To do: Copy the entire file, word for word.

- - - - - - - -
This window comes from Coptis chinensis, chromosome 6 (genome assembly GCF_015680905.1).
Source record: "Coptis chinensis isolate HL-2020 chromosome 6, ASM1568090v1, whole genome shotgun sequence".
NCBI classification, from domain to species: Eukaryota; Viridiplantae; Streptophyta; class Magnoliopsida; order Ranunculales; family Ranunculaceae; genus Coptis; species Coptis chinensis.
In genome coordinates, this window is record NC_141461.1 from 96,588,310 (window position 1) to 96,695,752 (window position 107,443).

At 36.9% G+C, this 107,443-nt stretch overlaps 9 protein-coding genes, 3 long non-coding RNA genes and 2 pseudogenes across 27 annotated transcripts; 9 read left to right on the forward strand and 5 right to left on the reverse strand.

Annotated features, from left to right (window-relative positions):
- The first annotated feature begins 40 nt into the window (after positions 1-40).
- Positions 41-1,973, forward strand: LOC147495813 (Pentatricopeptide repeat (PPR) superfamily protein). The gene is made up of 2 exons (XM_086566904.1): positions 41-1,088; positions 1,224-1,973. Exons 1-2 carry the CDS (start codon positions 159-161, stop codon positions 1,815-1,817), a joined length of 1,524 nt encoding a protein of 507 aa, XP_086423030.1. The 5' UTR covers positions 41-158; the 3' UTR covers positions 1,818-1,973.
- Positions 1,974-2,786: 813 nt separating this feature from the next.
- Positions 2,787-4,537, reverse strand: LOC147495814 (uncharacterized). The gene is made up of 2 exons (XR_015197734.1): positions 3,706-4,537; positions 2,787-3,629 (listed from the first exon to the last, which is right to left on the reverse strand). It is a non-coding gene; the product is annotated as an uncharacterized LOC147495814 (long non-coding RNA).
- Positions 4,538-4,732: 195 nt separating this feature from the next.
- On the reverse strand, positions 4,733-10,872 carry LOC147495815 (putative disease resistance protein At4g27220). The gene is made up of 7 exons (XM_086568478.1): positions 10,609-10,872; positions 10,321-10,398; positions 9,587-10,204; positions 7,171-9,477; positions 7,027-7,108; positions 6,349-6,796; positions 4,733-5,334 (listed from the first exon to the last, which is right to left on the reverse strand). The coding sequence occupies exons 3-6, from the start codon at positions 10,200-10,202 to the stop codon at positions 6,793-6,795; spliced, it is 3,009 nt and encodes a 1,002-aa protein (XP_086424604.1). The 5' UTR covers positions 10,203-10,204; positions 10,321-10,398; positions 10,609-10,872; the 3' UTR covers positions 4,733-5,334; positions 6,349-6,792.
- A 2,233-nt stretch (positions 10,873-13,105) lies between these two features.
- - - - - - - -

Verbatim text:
This window comes from Coptis chinensis, chromosome 6 (genome assembly GCF_015680905.1).
Source record: "Coptis chinensis isolate HL-2020 chromosome 6, ASM1568090v1, whole genome shotgun sequence".
NCBI classification, from domain to species: Eukaryota; Viridiplantae; Streptophyta; class Magnoliopsida; order Ranunculales; family Ranunculaceae; genus Coptis; species Coptis chinensis.
In genome coordinates, this window is record NC_141461.1 from 96,588,310 (window position 1) to 96,695,752 (window position 107,443).

At 36.9% G+C, this 107,443-nt stretch overlaps 9 protein-coding genes, 3 long non-coding RNA genes and 2 pseudogenes across 27 annotated transcripts; 9 read left to right on the forward strand and 5 right to left on the reverse strand.

Annotated features, from left to right (window-relative positions):
- The first annotated feature begins 40 nt into the window (after positions 1-40).
- Positions 41-1,973, forward strand: LOC147495813 (Pentatricopeptide repeat (PPR) superfamily protein). The gene is made up of 2 exons (XM_086566904.1): positions 41-1,088; positions 1,224-1,973. Exons 1-2 carry the CDS (start codon positions 159-161, stop codon positions 1,815-1,817), a joined length of 1,524 nt encoding a protein of 507 aa, XP_086423030.1. The 5' UTR covers positions 41-158; the 3' UTR covers positions 1,818-1,973.
- Positions 1,974-2,786: 813 nt separating this feature from the next.
- Positions 2,787-4,537, reverse strand: LOC147495814 (uncharacterized). The gene is made up of 2 exons (XR_015197734.1): positions 3,706-4,537; positions 2,787-3,629 (listed from the first exon to the last, which is right to left on the reverse strand). It is a non-coding gene; the product is annotated as an uncharacterized LOC147495814 (long non-coding RNA).
- Positions 4,538-4,732: 195 nt separating this feature from the next.
- On the reverse strand, positions 4,733-10,872 carry LOC147495815 (putative disease resistance protein At4g27220). The gene is made up of 7 exons (XM_086568478.1): positions 10,609-10,872; positions 10,321-10,398; positions 9,587-10,204; positions 7,171-9,477; positions 7,027-7,108; positions 6,349-6,796; positions 4,733-5,334 (listed from the first exon to the last, which is right to left on the reverse strand). The coding sequence occupies exons 3-6, from the start codon at positions 10,200-10,202 to the stop codon at positions 6,793-6,795; spliced, it is 3,009 nt and encodes a 1,002-aa protein (XP_086424604.1). The 5' UTR covers positions 10,203-10,204; positions 10,321-10,398; positions 10,609-10,872; the 3' UTR covers positions 4,733-5,334; positions 6,349-6,792.
- A 2,233-nt stretch (positions 10,873-13,105) lies between these two features.